Market Noise

What does Star Trek tell us about our economy since the “Big Bang?”

Thirty years ago today, the rules governing the London Stock Exchange changed, ushering in the “big bang” in the UK. The move was in part a response to concerns that London risked losing its pre-eminence in the world of finance to cities like New York.

The effect of the big bang was to strengthen London’s position as a financial centre. It also represented a key stepping stone in the trend away from manufacturing and toward services which had begun prior to 1970.*

Also thirty years ago, the fourth instalment of the Star Trek film franchise: The Voyage Home was released in the US. In it, the crew of the enterprise turn back from engaging with the rest of the universe and return to focus on domestic issues, going back in time as they do so.

Parallels of this plot with the UK’s Brexit vote in 2016 will depend on one’s political views, but today also saw the first GDP release covering a full quarter since the referendum. It illustrated the importance to the economy that services now play. The positive surprise in growth was entirely due to the service sector.


A particular area of strength was the continued growth in consumer focused industries such as films, retail and computer, including strong ticket sales for summer blockbusters. Some have pointed to the latest Star Trek film as a factor in this.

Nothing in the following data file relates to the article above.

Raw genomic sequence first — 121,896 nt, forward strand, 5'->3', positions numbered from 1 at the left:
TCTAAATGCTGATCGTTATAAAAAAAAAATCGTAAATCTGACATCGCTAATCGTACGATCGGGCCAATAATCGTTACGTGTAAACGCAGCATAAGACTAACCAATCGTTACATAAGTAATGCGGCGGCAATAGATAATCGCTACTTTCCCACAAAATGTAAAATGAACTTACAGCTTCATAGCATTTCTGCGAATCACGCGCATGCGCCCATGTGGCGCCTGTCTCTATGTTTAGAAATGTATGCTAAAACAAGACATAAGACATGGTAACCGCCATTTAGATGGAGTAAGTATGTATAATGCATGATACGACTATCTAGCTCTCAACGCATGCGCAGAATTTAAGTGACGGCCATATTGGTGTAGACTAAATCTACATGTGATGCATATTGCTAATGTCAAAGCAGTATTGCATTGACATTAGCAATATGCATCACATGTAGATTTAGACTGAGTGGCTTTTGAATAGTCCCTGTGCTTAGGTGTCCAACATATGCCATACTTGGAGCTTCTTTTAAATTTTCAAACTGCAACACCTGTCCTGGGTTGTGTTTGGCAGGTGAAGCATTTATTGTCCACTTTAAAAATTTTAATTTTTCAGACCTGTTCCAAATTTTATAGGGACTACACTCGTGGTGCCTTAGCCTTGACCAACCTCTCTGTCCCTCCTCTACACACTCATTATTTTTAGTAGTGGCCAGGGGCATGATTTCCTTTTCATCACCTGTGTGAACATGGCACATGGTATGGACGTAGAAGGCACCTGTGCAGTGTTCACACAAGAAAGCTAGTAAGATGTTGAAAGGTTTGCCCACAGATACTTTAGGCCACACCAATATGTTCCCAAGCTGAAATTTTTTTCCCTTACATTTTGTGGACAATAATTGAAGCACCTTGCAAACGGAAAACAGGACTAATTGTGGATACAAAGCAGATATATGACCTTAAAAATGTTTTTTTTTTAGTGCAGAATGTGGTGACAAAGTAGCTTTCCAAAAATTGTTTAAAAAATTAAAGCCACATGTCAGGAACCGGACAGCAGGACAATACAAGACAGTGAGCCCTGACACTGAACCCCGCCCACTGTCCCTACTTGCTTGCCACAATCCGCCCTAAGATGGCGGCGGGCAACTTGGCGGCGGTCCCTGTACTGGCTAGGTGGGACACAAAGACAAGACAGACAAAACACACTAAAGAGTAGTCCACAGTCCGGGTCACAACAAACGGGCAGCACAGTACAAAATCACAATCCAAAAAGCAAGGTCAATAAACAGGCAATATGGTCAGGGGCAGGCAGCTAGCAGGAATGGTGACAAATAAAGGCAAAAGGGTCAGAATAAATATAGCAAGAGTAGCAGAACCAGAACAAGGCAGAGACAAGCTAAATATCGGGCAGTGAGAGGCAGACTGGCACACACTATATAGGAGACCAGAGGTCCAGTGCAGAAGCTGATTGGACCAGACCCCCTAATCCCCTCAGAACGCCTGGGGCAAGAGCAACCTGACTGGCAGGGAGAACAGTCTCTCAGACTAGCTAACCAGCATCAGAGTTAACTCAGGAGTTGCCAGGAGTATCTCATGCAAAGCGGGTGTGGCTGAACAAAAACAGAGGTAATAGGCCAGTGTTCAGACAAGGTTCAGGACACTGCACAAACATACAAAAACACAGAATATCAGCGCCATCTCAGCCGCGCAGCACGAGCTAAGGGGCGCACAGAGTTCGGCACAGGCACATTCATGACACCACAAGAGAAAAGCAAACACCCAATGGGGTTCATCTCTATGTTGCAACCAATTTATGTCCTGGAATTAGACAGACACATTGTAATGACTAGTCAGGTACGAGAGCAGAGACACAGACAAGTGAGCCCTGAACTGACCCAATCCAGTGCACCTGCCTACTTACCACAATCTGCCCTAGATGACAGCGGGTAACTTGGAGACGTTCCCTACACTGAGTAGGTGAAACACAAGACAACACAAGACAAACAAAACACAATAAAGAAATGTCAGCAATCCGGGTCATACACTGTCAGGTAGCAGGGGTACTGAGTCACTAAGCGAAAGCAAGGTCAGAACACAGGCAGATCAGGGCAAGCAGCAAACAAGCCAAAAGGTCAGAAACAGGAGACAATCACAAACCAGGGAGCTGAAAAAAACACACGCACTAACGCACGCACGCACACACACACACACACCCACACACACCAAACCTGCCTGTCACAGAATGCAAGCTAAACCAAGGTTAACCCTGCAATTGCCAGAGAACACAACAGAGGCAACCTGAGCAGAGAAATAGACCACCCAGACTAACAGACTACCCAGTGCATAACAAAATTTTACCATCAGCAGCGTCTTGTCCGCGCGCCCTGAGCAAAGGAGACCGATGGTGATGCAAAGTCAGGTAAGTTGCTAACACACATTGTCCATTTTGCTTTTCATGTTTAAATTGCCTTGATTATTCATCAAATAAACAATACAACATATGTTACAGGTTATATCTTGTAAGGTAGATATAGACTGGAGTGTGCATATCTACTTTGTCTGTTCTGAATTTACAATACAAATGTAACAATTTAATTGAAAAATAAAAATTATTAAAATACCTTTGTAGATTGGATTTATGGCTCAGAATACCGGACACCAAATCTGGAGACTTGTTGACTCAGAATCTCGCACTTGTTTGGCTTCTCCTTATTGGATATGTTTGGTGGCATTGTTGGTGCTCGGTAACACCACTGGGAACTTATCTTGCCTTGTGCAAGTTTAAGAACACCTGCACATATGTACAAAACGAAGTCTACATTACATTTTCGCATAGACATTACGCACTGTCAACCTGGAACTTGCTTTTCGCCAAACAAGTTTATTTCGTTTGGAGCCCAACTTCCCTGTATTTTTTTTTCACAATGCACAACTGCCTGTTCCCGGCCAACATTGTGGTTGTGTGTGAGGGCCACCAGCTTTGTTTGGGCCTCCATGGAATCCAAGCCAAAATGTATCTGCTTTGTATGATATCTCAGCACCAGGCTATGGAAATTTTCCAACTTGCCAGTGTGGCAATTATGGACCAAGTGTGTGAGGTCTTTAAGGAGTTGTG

This would be spurious. As the ONS themselves point out, motion picture and TV production account for only 0.6% of the whole economy and served to increase GDP by 0.1%. Unfortunately for Star Trek fans, data suggests that Star Trek Beyond is not even in the top five grossing films launched in the third quarter.


So the latest Star Trek film is not responsible for holding up the UK economy since Brexit after all. However, the fact that it is being talked about at all only illustrates how things have changed since the City of London went off to explore brave new worlds in 1986.

*Though it is worth noting that according to OECD data, the percentage of value added by finance and insurance in the UK only grew from 5.5% to 7.2% between 1990 and 2015, a level which is the highest in the G7 but lower than both Australia and China, not to mention Luxembourg and Switzerland.

The value of investments will fluctuate, which will cause prices to fall as well as rise and you may not get back the original amount you invested. Past performance is not a guide to future performance.